Sony SA D40 vs Sony SRS D9

quicky008

Technomancer
I have a Sony srs D9 2.1 speaker system which was bought around 5 years back.Although its working fine,i've observed that its bass isn't that punchy and tends to distort esp. at slightly louder volumes in songs that are high on beats/low frequency effects.

I was wondering whether upgrading to Sony's current SA D40 4.1 speaker system would provide any noticeable improvements or not in sound quality as compared to my old D9,especially when it comes to the bass department.

Some of the reviews that i have seen on youtube etc seem to indicate that the D40 has a thumping kind of bass output,which is something that i was looking for as the subwoofer of my D9 sounds rather flat unless one sits really close to the speakers while a song is playing.Also the latter doesn't have some extra features like BT connectivity.However one drawback of the D40 is its lack of any bass/treble control feature-apparently its auto adjusted by the speaker itself!

So would buying the d40 to replace my d9 be a good idea for improved sound quality?Can anyone who might have heard D40's output share some insights on how it really sounds and whether its any better than my d9 or not?
 

TheSloth

The Slowest One
I have not heard Sony D40 but since you mentioned BASS I just want to suggest you Logitech Z623 since Z623 also cost about same on sale. The bass is enough to vibrate your glass windows of the room and send vibrations in your couch or bed. 12.5K is just the inflated price on Amazon and easy to ignore. But at 8K, for movies, we don't have much competition against Logitech Z623, I "believe". But feature wise, its a joke in 2021, no SD Card and Bluetooth. But that can be ignored when you get 2 years warranty.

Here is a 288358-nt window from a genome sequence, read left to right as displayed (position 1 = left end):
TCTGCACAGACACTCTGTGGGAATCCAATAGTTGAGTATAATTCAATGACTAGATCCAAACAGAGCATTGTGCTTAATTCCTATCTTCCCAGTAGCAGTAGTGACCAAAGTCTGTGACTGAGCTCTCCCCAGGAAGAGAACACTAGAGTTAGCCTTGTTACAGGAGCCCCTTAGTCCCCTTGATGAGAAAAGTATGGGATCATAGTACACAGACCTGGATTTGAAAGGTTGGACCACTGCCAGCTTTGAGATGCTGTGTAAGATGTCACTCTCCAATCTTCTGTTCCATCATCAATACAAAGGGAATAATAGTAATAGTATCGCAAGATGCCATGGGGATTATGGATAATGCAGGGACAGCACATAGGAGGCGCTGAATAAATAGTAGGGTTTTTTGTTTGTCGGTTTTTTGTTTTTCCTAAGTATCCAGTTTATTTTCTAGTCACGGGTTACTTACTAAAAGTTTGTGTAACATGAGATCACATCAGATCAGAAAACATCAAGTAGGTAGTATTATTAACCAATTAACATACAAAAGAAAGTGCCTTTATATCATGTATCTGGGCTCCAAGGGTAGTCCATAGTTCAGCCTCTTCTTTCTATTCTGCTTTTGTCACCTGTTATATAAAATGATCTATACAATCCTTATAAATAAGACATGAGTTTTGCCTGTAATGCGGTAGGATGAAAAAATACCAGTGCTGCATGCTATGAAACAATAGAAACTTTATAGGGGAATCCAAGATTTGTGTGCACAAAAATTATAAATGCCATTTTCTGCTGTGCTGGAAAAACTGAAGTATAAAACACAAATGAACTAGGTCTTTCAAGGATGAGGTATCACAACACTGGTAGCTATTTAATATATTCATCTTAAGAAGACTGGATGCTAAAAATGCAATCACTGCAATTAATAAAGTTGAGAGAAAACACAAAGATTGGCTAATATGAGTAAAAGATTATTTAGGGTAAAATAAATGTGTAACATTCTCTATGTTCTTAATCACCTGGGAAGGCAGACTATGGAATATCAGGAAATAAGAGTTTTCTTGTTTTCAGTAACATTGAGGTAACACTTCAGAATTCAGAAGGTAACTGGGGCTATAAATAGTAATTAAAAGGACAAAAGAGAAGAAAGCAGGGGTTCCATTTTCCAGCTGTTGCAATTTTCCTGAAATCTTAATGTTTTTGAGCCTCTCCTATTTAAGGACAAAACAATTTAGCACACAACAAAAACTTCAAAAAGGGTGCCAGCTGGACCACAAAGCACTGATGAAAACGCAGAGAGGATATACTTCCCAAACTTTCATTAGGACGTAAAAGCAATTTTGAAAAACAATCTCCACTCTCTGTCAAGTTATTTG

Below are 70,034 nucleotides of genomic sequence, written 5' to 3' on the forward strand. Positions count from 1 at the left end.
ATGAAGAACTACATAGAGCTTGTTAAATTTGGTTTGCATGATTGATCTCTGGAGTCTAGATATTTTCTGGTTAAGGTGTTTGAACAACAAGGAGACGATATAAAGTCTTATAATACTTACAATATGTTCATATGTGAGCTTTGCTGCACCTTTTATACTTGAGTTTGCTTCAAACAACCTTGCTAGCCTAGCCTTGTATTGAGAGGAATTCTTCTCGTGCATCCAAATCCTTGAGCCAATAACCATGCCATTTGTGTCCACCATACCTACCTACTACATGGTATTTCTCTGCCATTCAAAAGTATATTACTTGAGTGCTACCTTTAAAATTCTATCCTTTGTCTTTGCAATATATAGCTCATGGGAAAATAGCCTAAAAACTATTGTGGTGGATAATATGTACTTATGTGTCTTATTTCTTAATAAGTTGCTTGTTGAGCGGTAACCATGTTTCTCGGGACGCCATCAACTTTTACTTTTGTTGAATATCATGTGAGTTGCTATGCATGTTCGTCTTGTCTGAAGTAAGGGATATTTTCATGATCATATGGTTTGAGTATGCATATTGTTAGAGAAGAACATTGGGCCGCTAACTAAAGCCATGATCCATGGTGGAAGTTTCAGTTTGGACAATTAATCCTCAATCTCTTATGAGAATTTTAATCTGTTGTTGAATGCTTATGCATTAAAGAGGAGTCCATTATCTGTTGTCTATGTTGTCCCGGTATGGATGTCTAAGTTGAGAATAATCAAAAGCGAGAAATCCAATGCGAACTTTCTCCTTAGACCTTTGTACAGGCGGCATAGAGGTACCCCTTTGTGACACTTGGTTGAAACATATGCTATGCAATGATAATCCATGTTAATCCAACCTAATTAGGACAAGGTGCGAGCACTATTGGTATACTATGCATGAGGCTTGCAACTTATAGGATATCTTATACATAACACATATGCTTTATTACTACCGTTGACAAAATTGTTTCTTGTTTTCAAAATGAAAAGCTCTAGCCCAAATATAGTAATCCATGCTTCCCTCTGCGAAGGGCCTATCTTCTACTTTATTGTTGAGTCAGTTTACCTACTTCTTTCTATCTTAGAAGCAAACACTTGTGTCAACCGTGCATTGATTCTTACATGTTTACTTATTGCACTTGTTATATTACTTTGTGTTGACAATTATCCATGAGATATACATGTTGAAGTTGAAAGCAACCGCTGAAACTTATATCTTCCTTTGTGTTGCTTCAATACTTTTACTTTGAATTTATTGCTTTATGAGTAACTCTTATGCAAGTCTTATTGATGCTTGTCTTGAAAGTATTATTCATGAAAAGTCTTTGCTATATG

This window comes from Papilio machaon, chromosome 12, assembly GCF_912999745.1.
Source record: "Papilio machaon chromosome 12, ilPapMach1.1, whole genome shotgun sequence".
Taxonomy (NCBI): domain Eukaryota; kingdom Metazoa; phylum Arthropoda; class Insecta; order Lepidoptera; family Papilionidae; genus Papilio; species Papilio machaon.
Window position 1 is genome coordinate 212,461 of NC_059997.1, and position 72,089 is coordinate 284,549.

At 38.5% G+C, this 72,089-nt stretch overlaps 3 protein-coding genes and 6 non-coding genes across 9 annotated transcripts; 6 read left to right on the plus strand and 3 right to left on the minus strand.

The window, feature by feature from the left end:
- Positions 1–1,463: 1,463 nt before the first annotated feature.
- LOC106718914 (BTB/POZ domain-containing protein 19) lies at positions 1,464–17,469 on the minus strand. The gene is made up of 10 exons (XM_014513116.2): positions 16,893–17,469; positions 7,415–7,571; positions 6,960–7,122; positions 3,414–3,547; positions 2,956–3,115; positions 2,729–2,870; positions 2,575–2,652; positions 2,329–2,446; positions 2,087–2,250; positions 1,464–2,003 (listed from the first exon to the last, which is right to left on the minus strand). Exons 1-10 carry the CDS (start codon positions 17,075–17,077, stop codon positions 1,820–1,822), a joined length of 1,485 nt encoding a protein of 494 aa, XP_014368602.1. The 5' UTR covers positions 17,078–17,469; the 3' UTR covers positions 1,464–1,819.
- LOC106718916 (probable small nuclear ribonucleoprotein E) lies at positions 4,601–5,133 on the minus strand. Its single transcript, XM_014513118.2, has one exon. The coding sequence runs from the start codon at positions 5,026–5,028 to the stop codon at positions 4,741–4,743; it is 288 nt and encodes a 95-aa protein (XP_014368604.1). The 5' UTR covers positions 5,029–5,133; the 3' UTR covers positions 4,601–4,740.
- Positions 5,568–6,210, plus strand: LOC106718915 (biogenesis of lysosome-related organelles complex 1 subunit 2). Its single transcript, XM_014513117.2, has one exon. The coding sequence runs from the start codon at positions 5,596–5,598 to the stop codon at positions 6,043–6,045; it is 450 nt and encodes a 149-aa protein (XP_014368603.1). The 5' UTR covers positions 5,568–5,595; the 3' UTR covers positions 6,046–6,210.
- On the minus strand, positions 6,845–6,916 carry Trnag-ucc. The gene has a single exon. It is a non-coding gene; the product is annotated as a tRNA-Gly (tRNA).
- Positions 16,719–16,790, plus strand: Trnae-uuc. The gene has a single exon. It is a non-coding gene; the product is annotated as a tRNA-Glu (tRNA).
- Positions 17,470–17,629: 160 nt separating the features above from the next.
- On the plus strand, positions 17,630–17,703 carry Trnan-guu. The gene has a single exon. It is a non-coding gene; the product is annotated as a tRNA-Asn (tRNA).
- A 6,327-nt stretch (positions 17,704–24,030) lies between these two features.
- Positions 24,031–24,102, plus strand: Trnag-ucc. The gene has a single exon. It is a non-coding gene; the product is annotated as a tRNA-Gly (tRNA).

Personal experience : I have been using Z623 since last 4+ years and always enjoy playing music, sometimes at loud volume and watching movies(Avengers, Man Of Steel kind of movies were just jaw dropping with these speaker, I wish I had big screen to complement the sound coming out of these speakers). Though I have exchanged once when it developed a problem after a year of usage. I went to service center along with Amazon invoice copy, explained and showed the problem to person in service center, got a new set right away. In last 2 months, the sub woofer has given up now, it worked when disconnecting and reconnecting the cable when its ON and that brought the life back to sub but its pretty much dead since last 2 weeks. Overall, satisfied with performance but this should have come 2 more years then it would have been totally worth for me. I bought this in mid 2017 for 10K. I think @Zangetsu or some other member bought this for 7K in 2019 or so.
 
OP
quicky008

quicky008

Technomancer
i had briefly considered buying the z625(the updated version of the z623 with some additional features like BT etc).However it has remained out of stock at amazon/fk etc these past couple of months.I wonder whether logitech has discontinued this model or not.In fact this was my first choice while thinking about a replacement for my ageing D9.

I had even thought about buying the z906 (Even though its much more expensive)but was dissuaded after learning about the myriad issues that exist with its center console(which apparently has a tendency to break down/malfunction unpredictably and once it starts acting up the speaker system becomes useless),not to mention its grossly overpriced at the moment.

z623,while a compelling choice for its sound quality is also currently plagued by supply issues and an inflated price tag(like you have mentioned).I dont think its worth buying for 12k-earlier the z625 used to retail for about that price.

That's the reason i was leaning towards sony-but it wouldn't be worth buying if the sound quality isn't much better than my existing D9 speaker.The only way to confirm it would be to get a live demo,but unfortunately that option doesn't exist for me right now.
 
OP
quicky008

quicky008

Technomancer
Is it normal for speakers to supply some kind of voltage or current via its 3.5 mm aux cable?